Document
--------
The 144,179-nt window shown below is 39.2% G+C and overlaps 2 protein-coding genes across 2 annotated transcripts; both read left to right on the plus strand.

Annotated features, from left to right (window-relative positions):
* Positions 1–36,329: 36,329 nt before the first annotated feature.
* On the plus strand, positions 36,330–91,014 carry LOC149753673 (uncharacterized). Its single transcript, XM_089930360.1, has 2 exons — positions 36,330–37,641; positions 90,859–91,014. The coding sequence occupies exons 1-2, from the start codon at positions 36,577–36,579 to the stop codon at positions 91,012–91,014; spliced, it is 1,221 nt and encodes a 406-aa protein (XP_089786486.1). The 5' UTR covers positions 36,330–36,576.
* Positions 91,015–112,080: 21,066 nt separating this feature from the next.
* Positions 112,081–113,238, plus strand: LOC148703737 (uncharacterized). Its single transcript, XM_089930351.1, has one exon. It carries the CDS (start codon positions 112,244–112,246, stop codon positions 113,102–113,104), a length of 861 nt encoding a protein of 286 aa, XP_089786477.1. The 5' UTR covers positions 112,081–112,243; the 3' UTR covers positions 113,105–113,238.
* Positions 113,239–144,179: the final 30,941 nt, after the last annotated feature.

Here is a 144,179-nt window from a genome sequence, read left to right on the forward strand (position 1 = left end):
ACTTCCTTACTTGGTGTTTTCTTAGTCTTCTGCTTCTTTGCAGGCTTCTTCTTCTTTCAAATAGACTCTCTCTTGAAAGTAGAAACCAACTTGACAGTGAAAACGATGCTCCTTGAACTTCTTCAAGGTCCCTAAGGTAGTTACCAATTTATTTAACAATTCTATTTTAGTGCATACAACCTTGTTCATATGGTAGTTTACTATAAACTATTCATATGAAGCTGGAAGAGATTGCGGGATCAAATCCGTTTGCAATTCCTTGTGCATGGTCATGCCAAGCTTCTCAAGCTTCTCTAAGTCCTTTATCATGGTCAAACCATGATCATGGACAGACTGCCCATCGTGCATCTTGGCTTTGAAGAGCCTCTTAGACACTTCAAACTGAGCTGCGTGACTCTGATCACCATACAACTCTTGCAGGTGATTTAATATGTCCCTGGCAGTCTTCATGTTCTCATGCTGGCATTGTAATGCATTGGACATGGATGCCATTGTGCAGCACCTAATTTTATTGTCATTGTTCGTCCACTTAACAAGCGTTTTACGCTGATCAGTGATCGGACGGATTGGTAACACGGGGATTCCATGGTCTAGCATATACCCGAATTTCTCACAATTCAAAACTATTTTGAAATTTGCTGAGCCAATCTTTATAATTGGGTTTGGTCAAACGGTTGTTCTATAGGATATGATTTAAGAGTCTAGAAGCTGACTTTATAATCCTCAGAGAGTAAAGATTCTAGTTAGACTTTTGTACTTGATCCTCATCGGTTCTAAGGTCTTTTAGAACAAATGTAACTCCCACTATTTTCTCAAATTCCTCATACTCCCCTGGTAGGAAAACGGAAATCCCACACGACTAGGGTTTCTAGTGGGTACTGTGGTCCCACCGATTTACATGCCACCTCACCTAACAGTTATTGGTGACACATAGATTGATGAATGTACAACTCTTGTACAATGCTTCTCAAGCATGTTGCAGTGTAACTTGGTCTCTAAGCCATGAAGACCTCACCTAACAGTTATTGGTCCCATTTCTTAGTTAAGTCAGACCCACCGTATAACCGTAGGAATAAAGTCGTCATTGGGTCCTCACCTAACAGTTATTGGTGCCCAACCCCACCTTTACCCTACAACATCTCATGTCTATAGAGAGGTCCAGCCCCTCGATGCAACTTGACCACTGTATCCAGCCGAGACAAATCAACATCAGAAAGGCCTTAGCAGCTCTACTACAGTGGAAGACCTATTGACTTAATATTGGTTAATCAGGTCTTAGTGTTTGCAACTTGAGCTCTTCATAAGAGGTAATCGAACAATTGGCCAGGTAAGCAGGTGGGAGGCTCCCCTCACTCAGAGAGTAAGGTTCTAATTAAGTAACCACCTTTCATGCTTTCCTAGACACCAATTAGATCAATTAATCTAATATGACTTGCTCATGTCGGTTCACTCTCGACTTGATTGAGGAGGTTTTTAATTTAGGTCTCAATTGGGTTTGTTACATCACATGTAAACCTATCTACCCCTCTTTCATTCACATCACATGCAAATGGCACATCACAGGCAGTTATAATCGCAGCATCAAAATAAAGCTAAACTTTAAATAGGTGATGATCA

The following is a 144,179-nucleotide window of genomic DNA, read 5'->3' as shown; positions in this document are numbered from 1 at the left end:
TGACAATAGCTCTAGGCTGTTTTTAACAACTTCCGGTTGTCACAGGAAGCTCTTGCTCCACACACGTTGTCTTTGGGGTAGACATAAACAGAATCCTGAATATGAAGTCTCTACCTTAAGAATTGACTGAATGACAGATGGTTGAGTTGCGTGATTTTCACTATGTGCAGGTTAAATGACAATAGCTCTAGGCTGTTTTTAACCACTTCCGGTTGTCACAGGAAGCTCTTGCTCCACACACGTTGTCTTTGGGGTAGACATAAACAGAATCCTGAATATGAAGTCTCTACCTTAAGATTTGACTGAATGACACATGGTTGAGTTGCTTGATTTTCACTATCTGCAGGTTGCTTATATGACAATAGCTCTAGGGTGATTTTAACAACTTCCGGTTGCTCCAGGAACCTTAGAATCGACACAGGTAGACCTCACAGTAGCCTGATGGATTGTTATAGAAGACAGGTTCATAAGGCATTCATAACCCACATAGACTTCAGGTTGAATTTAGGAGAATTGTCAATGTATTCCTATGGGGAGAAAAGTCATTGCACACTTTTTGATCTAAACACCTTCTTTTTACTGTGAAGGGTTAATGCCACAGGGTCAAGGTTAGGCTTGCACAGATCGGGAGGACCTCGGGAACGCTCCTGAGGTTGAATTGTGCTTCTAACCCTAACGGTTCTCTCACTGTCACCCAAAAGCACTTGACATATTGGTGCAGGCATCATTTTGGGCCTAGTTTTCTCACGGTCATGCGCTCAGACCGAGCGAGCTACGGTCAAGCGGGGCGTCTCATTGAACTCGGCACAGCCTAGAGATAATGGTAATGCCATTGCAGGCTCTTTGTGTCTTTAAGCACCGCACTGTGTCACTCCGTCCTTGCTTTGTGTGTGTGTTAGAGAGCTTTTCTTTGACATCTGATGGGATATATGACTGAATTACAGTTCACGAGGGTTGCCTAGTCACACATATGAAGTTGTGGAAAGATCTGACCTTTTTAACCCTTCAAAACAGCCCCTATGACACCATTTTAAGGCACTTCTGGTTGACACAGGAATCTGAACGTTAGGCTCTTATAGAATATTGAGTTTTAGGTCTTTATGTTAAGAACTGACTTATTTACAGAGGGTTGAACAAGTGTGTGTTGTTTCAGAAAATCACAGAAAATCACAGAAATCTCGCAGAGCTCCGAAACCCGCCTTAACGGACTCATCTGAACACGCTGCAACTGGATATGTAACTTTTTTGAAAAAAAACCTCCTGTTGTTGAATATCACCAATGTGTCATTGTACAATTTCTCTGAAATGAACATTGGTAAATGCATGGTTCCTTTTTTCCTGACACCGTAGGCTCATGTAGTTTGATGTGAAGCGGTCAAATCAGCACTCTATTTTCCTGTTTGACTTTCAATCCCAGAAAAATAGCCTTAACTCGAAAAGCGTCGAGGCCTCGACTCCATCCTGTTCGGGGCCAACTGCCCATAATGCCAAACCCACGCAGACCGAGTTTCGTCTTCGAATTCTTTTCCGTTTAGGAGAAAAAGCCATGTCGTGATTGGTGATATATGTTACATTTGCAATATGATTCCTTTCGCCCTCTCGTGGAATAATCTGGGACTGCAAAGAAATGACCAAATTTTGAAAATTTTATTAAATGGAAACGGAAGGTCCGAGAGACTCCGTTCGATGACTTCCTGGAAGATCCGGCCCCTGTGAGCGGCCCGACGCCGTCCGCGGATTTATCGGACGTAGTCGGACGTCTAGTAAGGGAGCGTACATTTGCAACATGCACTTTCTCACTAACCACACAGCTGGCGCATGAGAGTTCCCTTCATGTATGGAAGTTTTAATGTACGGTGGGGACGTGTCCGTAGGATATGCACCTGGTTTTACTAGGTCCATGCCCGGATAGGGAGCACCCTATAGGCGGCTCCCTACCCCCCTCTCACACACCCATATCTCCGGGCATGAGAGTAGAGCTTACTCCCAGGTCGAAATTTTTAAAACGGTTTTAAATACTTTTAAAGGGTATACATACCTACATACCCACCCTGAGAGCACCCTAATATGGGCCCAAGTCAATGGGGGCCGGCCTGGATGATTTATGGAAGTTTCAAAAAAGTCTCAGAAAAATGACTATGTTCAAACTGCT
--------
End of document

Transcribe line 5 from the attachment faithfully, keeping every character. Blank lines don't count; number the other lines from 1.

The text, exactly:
* Positions 91,015–112,080: 21,066 nt separating this feature from the next.